These early simulations and subsequent ones showed that nanometer-scale wires, called interfacial junctions, would be formed whenever bare metal surfaces, as well as other material surfaces, were brought into close proximity. Transforming earlier notions in the microscopic domain, the simulation results suggested that breaking these junctions is the cause of friction - resistance to motion - in small-scale mechanical devices.
"It is the need to shear these junctions when you move two bodies parallel to one another that dissipates energy," Landman noted. "Work is dissipated and irreversibly lost in the process of formation and breakup of these junctions. That's what causes the resistance to motion."
Landman also showed that lubricant molecules may no longer behave as lubricants when trapped in very small gaps between surfaces. Instead, they organize themselves into "soft crystals" that increase rather than decrease resistance to motion.
"It turns out that in this kind of a nanotribological situation, molecules do not behave like they do in bulk," he said. "When you confine fluids of this type to such small dimensions, they behave very differently. The viscosity is different, the degree of order is different and they have a tendency to self-order themselves parallel to the sliding surfaces. Under such circumstances, the lubricant can become a source of problems because it is no longer a liquid."
Landman and his group have formulated and simulated techniques that could be used to maintain the lubricating properties by "frustrating" the molecules' attempts to align themselves. One strategy would be to use branch-chain molecules that cannot align themselves into soft crystals. Another technique would be to rapidly vary the distance between the moving surfaces, keeping the lubricant molecules in motion - thereby preventing them from forming soft-solid crystals.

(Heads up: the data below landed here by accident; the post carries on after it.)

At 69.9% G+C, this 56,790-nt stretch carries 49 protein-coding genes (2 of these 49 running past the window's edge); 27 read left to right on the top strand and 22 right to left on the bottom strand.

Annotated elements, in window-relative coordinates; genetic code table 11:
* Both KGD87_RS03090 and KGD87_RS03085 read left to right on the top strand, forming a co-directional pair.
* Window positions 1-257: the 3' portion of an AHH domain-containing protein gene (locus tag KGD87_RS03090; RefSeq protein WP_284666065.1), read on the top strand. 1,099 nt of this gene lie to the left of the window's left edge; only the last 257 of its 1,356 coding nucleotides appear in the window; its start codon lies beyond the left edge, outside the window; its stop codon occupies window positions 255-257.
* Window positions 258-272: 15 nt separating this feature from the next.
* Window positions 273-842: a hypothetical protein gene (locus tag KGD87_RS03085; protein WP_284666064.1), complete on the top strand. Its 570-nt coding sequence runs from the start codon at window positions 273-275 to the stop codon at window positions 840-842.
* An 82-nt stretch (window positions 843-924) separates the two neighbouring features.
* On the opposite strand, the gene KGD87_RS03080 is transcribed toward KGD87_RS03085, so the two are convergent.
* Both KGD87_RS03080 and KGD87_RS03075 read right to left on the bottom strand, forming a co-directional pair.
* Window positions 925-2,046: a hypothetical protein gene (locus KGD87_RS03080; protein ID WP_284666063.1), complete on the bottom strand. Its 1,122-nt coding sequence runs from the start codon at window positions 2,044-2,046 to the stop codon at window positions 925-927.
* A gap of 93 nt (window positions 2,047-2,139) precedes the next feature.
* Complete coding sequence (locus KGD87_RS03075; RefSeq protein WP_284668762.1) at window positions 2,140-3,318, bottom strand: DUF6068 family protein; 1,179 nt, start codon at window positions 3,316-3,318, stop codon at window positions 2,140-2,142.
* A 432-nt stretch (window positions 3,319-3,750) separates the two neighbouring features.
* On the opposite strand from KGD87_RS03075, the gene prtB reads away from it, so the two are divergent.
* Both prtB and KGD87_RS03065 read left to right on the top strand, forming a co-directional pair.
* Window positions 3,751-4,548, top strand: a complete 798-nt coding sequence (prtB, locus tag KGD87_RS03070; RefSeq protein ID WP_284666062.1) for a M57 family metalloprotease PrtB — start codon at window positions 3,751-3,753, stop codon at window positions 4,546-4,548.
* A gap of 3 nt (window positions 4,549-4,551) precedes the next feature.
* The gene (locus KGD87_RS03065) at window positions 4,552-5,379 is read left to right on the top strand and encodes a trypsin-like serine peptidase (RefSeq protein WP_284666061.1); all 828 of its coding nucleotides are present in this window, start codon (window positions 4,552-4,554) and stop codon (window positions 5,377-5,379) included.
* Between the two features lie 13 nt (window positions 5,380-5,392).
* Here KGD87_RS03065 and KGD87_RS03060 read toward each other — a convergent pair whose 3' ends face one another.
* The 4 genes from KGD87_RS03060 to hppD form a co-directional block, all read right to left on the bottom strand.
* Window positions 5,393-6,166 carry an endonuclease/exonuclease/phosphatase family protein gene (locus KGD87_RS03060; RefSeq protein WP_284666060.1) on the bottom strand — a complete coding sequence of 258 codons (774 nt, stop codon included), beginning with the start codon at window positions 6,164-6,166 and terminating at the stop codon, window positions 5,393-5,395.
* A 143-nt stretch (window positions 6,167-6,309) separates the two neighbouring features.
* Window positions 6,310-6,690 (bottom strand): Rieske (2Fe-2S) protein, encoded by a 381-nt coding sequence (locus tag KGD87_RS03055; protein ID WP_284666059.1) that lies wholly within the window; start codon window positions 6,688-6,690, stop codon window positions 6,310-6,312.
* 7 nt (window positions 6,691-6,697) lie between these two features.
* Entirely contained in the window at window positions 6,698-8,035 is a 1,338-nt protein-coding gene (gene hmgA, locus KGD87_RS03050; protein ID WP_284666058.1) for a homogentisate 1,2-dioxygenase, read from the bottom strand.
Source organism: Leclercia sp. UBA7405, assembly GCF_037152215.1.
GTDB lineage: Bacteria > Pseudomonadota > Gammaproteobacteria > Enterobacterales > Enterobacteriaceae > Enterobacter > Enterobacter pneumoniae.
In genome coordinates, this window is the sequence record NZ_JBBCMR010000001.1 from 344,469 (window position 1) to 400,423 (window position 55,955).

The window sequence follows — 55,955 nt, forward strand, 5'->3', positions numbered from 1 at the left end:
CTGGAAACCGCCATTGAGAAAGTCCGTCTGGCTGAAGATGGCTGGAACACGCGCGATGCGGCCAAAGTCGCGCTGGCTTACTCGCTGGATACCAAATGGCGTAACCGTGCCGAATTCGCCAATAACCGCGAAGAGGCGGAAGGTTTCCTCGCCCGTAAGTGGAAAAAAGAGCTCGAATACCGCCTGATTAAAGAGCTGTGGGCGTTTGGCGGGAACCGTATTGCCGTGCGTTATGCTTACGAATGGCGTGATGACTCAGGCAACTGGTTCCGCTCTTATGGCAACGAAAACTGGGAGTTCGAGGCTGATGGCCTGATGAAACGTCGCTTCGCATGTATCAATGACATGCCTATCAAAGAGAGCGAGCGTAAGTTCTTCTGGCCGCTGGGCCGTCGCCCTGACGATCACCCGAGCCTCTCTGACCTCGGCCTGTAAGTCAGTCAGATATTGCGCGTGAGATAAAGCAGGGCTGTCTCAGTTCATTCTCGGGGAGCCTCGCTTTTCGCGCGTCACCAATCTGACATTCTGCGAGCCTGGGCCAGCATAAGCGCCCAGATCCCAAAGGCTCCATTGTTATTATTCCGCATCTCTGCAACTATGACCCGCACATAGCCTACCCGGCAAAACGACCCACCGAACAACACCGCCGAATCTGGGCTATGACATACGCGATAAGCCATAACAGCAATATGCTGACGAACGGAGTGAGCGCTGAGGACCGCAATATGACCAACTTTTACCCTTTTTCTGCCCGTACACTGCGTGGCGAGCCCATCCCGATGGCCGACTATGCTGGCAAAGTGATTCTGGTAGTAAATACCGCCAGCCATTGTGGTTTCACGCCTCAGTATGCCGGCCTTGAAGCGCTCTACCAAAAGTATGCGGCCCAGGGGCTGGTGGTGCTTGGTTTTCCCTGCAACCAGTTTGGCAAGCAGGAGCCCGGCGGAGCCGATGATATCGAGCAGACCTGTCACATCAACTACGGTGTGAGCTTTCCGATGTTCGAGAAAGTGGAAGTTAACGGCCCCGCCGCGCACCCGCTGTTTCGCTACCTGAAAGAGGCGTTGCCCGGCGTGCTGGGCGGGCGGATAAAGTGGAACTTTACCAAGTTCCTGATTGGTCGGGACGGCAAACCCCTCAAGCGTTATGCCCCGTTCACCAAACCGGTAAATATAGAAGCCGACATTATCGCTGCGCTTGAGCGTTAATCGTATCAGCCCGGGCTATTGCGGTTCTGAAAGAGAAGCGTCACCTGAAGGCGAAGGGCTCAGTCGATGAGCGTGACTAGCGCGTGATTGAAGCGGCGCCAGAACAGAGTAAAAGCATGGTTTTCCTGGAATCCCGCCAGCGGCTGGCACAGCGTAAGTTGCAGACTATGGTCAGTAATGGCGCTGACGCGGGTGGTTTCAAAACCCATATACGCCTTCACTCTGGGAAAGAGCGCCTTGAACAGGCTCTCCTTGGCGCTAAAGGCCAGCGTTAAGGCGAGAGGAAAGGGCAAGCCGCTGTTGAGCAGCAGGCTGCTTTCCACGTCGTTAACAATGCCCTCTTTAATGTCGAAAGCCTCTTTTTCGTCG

Other simulations showed that nanometer-scale wires would behave like ideal materials because they are made up of too few atoms to have single and extended defects known as dislocations. Without defects to impede the flow of electrons, these wires allow "ballistic electronic transport," leading to reduced resistance and quantized conductance. This will be important to the design of future small-scale electronic devices, Landman notes.
In August 2000, Landman and collaborator Michael Moseler published a cover article in Science in which they reported on a molecular dynamics simulation that predicted the behavior of nanometer-scale jets of liquid.
The underlying theme behind all of this work can be summed up as "small is different," the title Landman will use for his MRS medal presentation.
"New behavior emerges on the nanoscale," he explained. "This new behavior creates interesting physical phenomena, and that is where the technological opportunities may lie. To take advantage of them, we must understand how these small systems behave."
For more information, please contact Uzi Landman (404-894-3368); E-mail: (firstname.lastname@example.org).